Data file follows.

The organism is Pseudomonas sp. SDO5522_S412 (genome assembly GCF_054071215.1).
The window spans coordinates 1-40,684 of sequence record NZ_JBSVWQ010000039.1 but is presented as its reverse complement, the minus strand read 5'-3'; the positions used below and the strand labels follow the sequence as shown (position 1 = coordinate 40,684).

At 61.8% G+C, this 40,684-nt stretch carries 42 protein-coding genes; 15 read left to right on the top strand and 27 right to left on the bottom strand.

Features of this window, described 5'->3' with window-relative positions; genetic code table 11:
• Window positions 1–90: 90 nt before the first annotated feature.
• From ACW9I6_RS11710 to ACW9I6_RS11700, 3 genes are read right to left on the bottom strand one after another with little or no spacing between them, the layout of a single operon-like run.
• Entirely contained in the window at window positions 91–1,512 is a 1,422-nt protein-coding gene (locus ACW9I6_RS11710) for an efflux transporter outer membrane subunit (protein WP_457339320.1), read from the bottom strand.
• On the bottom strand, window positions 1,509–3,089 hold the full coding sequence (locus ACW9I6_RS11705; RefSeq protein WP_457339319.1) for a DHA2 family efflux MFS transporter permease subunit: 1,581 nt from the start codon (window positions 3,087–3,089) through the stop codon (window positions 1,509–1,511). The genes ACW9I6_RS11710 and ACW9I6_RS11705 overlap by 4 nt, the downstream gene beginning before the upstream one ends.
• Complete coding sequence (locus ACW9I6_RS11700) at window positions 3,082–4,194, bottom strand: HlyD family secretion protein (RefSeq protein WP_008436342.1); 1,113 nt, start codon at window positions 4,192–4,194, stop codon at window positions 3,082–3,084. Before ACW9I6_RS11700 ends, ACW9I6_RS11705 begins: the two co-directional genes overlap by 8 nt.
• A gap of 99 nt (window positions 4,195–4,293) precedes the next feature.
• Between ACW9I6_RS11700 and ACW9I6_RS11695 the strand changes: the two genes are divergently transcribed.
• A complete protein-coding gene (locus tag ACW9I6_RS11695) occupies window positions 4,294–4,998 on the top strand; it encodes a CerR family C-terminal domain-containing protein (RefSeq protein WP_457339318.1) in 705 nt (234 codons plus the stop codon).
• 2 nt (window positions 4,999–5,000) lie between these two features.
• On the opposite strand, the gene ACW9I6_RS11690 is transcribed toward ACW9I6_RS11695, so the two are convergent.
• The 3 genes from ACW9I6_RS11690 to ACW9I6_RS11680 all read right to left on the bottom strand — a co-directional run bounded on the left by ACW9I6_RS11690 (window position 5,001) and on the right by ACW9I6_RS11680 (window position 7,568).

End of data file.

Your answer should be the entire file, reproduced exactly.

The organism is Pseudomonas sp. SDO5522_S412 (genome assembly GCF_054071215.1).
The window spans coordinates 1-40,684 of sequence record NZ_JBSVWQ010000039.1 but is presented as its reverse complement, the minus strand read 5'-3'; the positions used below and the strand labels follow the sequence as shown (position 1 = coordinate 40,684).

At 61.8% G+C, this 40,684-nt stretch carries 42 protein-coding genes; 15 read left to right on the top strand and 27 right to left on the bottom strand.

Features of this window, described 5'->3' with window-relative positions; genetic code table 11:
• Window positions 1–90: 90 nt before the first annotated feature.
• From ACW9I6_RS11710 to ACW9I6_RS11700, 3 genes are read right to left on the bottom strand one after another with little or no spacing between them, the layout of a single operon-like run.
• Entirely contained in the window at window positions 91–1,512 is a 1,422-nt protein-coding gene (locus ACW9I6_RS11710) for an efflux transporter outer membrane subunit (protein WP_457339320.1), read from the bottom strand.
• On the bottom strand, window positions 1,509–3,089 hold the full coding sequence (locus ACW9I6_RS11705; RefSeq protein WP_457339319.1) for a DHA2 family efflux MFS transporter permease subunit: 1,581 nt from the start codon (window positions 3,087–3,089) through the stop codon (window positions 1,509–1,511). The genes ACW9I6_RS11710 and ACW9I6_RS11705 overlap by 4 nt, the downstream gene beginning before the upstream one ends.
• Complete coding sequence (locus ACW9I6_RS11700) at window positions 3,082–4,194, bottom strand: HlyD family secretion protein (RefSeq protein WP_008436342.1); 1,113 nt, start codon at window positions 4,192–4,194, stop codon at window positions 3,082–3,084. Before ACW9I6_RS11700 ends, ACW9I6_RS11705 begins: the two co-directional genes overlap by 8 nt.
• A gap of 99 nt (window positions 4,195–4,293) precedes the next feature.
• Between ACW9I6_RS11700 and ACW9I6_RS11695 the strand changes: the two genes are divergently transcribed.
• A complete protein-coding gene (locus tag ACW9I6_RS11695) occupies window positions 4,294–4,998 on the top strand; it encodes a CerR family C-terminal domain-containing protein (RefSeq protein WP_457339318.1) in 705 nt (234 codons plus the stop codon).
• 2 nt (window positions 4,999–5,000) lie between these two features.
• On the opposite strand, the gene ACW9I6_RS11690 is transcribed toward ACW9I6_RS11695, so the two are convergent.
• The 3 genes from ACW9I6_RS11690 to ACW9I6_RS11680 all read right to left on the bottom strand — a co-directional run bounded on the left by ACW9I6_RS11690 (window position 5,001) and on the right by ACW9I6_RS11680 (window position 7,568).